With strong piano and horn sections, plus complex, syncopated second line rhythms, New Orleans R&B is its own genre that’s a part of your repertoire.
That was how I was raised. In this city, my next door neighbor was Fats Domino. When you hear people like Fats Domino, Danny Barker, Al Hirt, and grew up with people like that, you hear those kind of people and you know pretty much what you’re going to be doing with your life. People like Ernie K-Doe, gosh, I can name you musicians forever that were in this kitchen that influenced everybody in the world. Even though people may not recognize those names nowadays, they were the ones who made this music and made it become the hot thing.
What genre would I unexpectedly hear if I walked into your house to have some red beans and rice?
Country is the one music that if you walked into my house you’d hear, other than jazz, blues, R&B. My very first paying gig was at a rodeo with (Grammy lifetime achievement recipient) Miss Kitty Wells when I was 8 or 9 years old. She asked if anybody in the audience wanted to sing with her. I knew all her music and sang with her. She hired me to sing at the next rodeo down the road and paid me $50, the most money I’d ever seen in my life. I’ve always loved country because it tells you a story.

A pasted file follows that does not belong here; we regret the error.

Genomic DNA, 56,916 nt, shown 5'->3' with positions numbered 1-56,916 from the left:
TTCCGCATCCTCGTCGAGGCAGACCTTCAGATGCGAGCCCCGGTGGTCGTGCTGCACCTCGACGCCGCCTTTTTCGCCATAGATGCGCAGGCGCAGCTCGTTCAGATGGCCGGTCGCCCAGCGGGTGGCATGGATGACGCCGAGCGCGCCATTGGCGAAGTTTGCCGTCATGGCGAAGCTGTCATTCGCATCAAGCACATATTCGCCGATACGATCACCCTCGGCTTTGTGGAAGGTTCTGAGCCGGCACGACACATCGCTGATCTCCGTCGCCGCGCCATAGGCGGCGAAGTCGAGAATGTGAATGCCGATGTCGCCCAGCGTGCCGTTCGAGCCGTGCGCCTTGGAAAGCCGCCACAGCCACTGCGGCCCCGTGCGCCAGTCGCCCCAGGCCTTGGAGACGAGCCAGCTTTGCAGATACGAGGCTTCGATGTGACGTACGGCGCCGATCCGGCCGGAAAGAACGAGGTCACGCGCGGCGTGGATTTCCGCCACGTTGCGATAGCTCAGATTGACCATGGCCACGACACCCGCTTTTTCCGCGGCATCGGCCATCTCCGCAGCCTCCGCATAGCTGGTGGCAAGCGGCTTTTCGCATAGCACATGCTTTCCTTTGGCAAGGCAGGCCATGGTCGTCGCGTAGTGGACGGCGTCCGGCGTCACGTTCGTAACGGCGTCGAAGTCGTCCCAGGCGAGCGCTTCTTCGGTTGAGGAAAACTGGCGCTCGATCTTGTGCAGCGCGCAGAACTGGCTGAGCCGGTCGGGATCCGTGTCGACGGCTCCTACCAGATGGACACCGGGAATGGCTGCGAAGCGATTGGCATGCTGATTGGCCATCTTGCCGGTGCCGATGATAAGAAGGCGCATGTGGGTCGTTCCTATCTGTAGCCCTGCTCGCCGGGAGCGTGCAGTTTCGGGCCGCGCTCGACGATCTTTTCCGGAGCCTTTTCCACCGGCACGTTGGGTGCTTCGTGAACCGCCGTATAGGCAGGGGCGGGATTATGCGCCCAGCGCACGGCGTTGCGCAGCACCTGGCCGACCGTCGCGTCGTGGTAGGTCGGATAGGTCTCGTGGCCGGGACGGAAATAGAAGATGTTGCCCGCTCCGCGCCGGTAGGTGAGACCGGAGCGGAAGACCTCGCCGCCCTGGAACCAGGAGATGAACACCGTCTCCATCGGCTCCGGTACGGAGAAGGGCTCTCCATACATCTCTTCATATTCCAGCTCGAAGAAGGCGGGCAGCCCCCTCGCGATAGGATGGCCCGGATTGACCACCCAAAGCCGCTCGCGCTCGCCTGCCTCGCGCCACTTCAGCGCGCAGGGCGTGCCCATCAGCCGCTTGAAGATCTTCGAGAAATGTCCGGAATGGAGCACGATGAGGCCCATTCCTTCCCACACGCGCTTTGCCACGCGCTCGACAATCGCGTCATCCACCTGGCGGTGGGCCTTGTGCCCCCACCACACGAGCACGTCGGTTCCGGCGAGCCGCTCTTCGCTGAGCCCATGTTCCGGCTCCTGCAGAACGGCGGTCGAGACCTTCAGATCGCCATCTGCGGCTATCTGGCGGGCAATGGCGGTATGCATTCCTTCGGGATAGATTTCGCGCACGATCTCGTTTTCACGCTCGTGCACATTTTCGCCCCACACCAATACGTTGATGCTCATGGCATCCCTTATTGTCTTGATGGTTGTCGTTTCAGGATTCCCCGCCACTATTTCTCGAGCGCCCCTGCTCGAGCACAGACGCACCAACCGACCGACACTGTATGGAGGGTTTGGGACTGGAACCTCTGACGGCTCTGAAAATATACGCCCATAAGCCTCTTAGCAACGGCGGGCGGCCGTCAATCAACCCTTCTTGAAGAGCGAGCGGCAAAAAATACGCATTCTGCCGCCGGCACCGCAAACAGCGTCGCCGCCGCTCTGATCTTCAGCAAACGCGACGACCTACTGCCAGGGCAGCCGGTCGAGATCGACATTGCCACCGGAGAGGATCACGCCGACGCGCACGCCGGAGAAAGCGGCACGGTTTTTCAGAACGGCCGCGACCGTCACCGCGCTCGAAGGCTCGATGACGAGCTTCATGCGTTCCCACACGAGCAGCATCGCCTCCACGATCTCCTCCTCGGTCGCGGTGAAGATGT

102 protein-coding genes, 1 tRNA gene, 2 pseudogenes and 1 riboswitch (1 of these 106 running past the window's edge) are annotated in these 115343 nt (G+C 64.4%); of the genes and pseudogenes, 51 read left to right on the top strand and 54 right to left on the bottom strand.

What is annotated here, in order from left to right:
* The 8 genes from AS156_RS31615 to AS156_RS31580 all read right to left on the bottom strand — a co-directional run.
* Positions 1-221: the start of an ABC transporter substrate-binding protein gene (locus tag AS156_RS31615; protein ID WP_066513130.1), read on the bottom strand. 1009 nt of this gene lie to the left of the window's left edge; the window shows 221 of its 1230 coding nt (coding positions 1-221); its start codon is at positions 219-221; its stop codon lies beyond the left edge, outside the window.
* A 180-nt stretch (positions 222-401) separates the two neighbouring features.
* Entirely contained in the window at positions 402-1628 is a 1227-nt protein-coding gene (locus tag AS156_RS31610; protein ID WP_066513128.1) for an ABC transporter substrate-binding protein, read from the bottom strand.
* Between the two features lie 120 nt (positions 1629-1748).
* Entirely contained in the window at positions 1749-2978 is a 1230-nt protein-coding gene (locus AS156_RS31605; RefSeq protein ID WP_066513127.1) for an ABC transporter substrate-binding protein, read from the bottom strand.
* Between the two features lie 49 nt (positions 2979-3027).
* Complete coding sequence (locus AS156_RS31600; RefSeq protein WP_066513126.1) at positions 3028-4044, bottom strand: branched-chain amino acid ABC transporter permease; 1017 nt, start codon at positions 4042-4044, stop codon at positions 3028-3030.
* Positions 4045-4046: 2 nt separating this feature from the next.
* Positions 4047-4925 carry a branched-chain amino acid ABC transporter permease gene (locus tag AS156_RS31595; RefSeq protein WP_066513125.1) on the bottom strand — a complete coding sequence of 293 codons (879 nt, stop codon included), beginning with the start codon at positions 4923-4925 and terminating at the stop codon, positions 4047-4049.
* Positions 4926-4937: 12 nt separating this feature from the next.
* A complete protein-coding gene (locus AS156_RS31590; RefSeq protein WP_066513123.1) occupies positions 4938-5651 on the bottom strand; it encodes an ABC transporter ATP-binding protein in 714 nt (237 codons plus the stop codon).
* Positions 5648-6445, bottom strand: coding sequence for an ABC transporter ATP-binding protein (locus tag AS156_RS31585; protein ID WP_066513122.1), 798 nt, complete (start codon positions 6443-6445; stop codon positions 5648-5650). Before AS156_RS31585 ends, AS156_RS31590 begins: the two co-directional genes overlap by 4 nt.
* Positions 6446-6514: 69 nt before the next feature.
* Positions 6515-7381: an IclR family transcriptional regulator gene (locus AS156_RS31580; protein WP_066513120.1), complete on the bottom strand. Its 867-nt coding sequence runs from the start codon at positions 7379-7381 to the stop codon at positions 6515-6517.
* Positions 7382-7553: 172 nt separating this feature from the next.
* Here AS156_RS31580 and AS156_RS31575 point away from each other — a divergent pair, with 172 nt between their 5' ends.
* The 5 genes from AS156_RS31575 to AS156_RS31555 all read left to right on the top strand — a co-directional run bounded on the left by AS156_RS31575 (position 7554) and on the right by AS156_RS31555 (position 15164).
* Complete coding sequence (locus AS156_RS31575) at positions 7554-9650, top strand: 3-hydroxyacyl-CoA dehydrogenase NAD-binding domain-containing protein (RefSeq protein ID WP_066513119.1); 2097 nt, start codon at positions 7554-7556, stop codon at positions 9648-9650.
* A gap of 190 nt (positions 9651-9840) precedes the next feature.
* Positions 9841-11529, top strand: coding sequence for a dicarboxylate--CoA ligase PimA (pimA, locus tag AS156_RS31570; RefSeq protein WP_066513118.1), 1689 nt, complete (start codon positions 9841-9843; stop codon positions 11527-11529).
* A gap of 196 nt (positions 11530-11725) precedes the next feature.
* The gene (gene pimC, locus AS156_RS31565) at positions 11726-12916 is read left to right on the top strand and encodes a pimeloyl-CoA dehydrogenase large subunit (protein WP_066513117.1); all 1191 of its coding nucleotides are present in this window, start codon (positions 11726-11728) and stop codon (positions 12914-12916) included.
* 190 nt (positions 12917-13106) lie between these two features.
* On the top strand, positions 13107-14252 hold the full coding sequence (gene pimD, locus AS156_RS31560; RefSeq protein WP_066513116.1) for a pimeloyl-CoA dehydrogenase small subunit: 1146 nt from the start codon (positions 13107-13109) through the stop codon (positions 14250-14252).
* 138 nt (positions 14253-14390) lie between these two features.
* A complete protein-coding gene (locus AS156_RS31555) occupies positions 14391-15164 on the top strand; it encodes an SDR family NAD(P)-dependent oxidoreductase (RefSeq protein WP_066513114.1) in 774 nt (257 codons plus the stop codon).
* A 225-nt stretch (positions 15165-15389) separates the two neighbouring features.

What’s in your background that no one knows about you?
To this day there’s one animal I’m afraid of, a goose. The reason why the goose attacked is because I started it. He didn’t like me, but I’m not going to lie, I tried to grab him and take feathers. See, I thought he’d give me a feather to practice writing with a quill, but with his six-foot wingspread, he chased me down the street. I still have a scar on my arm where he bit me.
You also have a scary story about touring on the Chitlin’ Circuit.
While on the road on the Chitlin’ Circuit, the club guy said he wasn’t going to pay us for a gig we’d just finished, then the police came and told us we’d stole all the equipment, that it wasn’t ours, made us take it out of the van, and threatened to hang us in the trees. Talking about “run-fast-in-Mississippi.” I never forgot that feeling of being afraid of the white man.
You’ve performed around the world. Is there any one place you could play AND live there?
I love New Orleans and I have lived in many places and enjoyed living in each one of them; each was special, wonderful and beautiful, but they couldn’t cook! So, I think, through and through, I’m a New Orleanian, but there are only two places that, if I left New Orleans, I could live there: New Zealand and Italy.
If you could go back anytime to another musical era, when would that be?
There’s so much good music throughout history. I’m going to say in the ‘20s and ‘30s because it was a new kind of music—the beginning of the emergence of jazz when people realized it didn’t matter what you were playing, you could improvise and it would turn into something completely different. There was Ella Fitzgerald, Big Momma Thornton, Louis Armstrong, Mahalia Jackson, then Pete Fountain, Al Hirt. I could name people forever.